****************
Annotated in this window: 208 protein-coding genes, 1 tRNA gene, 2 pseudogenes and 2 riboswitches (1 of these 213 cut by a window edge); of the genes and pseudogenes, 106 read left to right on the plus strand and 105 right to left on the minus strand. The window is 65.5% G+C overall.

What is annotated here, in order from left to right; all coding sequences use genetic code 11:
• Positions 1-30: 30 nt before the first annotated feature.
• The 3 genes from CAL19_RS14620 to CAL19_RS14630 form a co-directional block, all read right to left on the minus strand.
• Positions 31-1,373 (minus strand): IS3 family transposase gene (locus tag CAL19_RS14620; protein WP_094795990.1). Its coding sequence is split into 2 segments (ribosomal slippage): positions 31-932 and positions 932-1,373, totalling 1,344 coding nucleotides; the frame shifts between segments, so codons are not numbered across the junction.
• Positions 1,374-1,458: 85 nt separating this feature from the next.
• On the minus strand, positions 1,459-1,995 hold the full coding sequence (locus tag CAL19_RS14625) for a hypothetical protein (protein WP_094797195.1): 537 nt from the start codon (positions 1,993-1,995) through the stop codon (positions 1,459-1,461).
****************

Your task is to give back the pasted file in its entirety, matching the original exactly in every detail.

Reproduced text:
Annotated in this window: 208 protein-coding genes, 1 tRNA gene, 2 pseudogenes and 2 riboswitches (1 of these 213 cut by a window edge); of the genes and pseudogenes, 106 read left to right on the plus strand and 105 right to left on the minus strand. The window is 65.5% G+C overall.

What is annotated here, in order from left to right; all coding sequences use genetic code 11:
• Positions 1-30: 30 nt before the first annotated feature.
• The 3 genes from CAL19_RS14620 to CAL19_RS14630 form a co-directional block, all read right to left on the minus strand.
• Positions 31-1,373 (minus strand): IS3 family transposase gene (locus tag CAL19_RS14620; protein WP_094795990.1). Its coding sequence is split into 2 segments (ribosomal slippage): positions 31-932 and positions 932-1,373, totalling 1,344 coding nucleotides; the frame shifts between segments, so codons are not numbered across the junction.
• Positions 1,374-1,458: 85 nt separating this feature from the next.
• On the minus strand, positions 1,459-1,995 hold the full coding sequence (locus tag CAL19_RS14625) for a hypothetical protein (protein WP_094797195.1): 537 nt from the start codon (positions 1,993-1,995) through the stop codon (positions 1,459-1,461).